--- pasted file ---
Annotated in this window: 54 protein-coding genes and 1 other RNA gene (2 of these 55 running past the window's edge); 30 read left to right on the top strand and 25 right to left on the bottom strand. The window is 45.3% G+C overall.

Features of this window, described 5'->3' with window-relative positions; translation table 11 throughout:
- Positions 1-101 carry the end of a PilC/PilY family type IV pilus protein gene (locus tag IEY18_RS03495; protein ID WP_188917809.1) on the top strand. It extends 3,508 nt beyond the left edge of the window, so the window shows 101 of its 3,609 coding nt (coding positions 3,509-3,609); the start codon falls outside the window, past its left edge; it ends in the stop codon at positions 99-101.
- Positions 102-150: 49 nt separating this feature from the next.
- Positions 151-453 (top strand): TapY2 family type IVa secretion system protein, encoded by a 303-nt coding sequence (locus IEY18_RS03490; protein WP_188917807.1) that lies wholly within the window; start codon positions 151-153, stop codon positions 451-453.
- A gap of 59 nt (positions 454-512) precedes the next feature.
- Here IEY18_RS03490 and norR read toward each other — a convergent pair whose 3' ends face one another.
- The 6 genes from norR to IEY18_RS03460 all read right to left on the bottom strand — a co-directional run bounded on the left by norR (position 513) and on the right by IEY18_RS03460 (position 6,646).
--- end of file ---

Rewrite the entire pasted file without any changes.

Annotated in this window: 54 protein-coding genes and 1 other RNA gene (2 of these 55 running past the window's edge); 30 read left to right on the top strand and 25 right to left on the bottom strand. The window is 45.3% G+C overall.

Features of this window, described 5'->3' with window-relative positions; translation table 11 throughout:
- Positions 1-101 carry the end of a PilC/PilY family type IV pilus protein gene (locus tag IEY18_RS03495; protein ID WP_188917809.1) on the top strand. It extends 3,508 nt beyond the left edge of the window, so the window shows 101 of its 3,609 coding nt (coding positions 3,509-3,609); the start codon falls outside the window, past its left edge; it ends in the stop codon at positions 99-101.
- Positions 102-150: 49 nt separating this feature from the next.
- Positions 151-453 (top strand): TapY2 family type IVa secretion system protein, encoded by a 303-nt coding sequence (locus IEY18_RS03490; protein WP_188917807.1) that lies wholly within the window; start codon positions 151-153, stop codon positions 451-453.
- A gap of 59 nt (positions 454-512) precedes the next feature.
- Here IEY18_RS03490 and norR read toward each other — a convergent pair whose 3' ends face one another.
- The 6 genes from norR to IEY18_RS03460 all read right to left on the bottom strand — a co-directional run bounded on the left by norR (position 513) and on the right by IEY18_RS03460 (position 6,646).